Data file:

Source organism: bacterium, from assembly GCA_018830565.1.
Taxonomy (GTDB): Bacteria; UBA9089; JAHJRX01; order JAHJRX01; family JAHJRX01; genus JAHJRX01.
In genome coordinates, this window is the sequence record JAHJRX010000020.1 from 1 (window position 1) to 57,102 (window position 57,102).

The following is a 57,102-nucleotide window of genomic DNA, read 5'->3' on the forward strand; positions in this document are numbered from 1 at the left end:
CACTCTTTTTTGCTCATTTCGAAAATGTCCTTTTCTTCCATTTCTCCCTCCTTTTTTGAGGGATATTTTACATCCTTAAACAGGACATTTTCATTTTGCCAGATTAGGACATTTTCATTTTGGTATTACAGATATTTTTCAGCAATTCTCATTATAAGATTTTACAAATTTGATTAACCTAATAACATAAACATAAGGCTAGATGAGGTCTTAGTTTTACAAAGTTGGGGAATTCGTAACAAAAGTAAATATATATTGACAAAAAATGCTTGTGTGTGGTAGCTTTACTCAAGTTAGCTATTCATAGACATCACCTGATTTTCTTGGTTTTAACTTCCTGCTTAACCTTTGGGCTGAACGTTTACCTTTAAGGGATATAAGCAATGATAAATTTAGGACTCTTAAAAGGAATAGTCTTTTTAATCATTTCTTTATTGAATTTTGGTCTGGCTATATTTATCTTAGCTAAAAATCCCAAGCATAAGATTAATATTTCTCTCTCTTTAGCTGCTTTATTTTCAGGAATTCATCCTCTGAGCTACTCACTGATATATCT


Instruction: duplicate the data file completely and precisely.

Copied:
Source organism: bacterium, from assembly GCA_018830565.1.
Taxonomy (GTDB): Bacteria; UBA9089; JAHJRX01; order JAHJRX01; family JAHJRX01; genus JAHJRX01.
In genome coordinates, this window is the sequence record JAHJRX010000020.1 from 1 (window position 1) to 57,102 (window position 57,102).

The following is a 57,102-nucleotide window of genomic DNA, read 5'->3' on the forward strand; positions in this document are numbered from 1 at the left end:
CACTCTTTTTTGCTCATTTCGAAAATGTCCTTTTCTTCCATTTCTCCCTCCTTTTTTGAGGGATATTTTACATCCTTAAACAGGACATTTTCATTTTGCCAGATTAGGACATTTTCATTTTGGTATTACAGATATTTTTCAGCAATTCTCATTATAAGATTTTACAAATTTGATTAACCTAATAACATAAACATAAGGCTAGATGAGGTCTTAGTTTTACAAAGTTGGGGAATTCGTAACAAAAGTAAATATATATTGACAAAAAATGCTTGTGTGTGGTAGCTTTACTCAAGTTAGCTATTCATAGACATCACCTGATTTTCTTGGTTTTAACTTCCTGCTTAACCTTTGGGCTGAACGTTTACCTTTAAGGGATATAAGCAATGATAAATTTAGGACTCTTAAAAGGAATAGTCTTTTTAATCATTTCTTTATTGAATTTTGGTCTGGCTATATTTATCTTAGCTAAAAATCCCAAGCATAAGATTAATATTTCTCTCTCTTTAGCTGCTTTATTTTCAGGAATTCATCCTCTGAGCTACTCACTGATATATCT